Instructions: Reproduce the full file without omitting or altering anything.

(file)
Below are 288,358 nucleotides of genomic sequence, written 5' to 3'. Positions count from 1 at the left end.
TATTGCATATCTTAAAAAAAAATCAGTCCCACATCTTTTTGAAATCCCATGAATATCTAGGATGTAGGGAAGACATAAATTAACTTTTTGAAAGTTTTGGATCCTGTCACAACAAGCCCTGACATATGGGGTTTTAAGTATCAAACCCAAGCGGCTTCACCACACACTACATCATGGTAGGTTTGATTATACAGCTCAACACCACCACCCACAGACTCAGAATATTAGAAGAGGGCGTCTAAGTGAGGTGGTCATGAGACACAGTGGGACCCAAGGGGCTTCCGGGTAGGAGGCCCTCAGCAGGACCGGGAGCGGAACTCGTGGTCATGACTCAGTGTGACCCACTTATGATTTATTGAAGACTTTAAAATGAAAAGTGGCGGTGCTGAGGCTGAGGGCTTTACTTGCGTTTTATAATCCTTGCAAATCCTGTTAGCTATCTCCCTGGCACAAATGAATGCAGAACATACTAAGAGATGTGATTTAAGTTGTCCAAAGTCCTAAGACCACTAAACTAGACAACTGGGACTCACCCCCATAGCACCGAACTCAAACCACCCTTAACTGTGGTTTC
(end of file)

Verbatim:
Below are 288,358 nucleotides of genomic sequence, written 5' to 3'. Positions count from 1 at the left end.
TATTGCATATCTTAAAAAAAAATCAGTCCCACATCTTTTTGAAATCCCATGAATATCTAGGATGTAGGGAAGACATAAATTAACTTTTTGAAAGTTTTGGATCCTGTCACAACAAGCCCTGACATATGGGGTTTTAAGTATCAAACCCAAGCGGCTTCACCACACACTACATCATGGTAGGTTTGATTATACAGCTCAACACCACCACCCACAGACTCAGAATATTAGAAGAGGGCGTCTAAGTGAGGTGGTCATGAGACACAGTGGGACCCAAGGGGCTTCCGGGTAGGAGGCCCTCAGCAGGACCGGGAGCGGAACTCGTGGTCATGACTCAGTGTGACCCACTTATGATTTATTGAAGACTTTAAAATGAAAAGTGGCGGTGCTGAGGCTGAGGGCTTTACTTGCGTTTTATAATCCTTGCAAATCCTGTTAGCTATCTCCCTGGCACAAATGAATGCAGAACATACTAAGAGATGTGATTTAAGTTGTCCAAAGTCCTAAGACCACTAAACTAGACAACTGGGACTCACCCCCATAGCACCGAACTCAAACCACCCTTAACTGTGGTTTC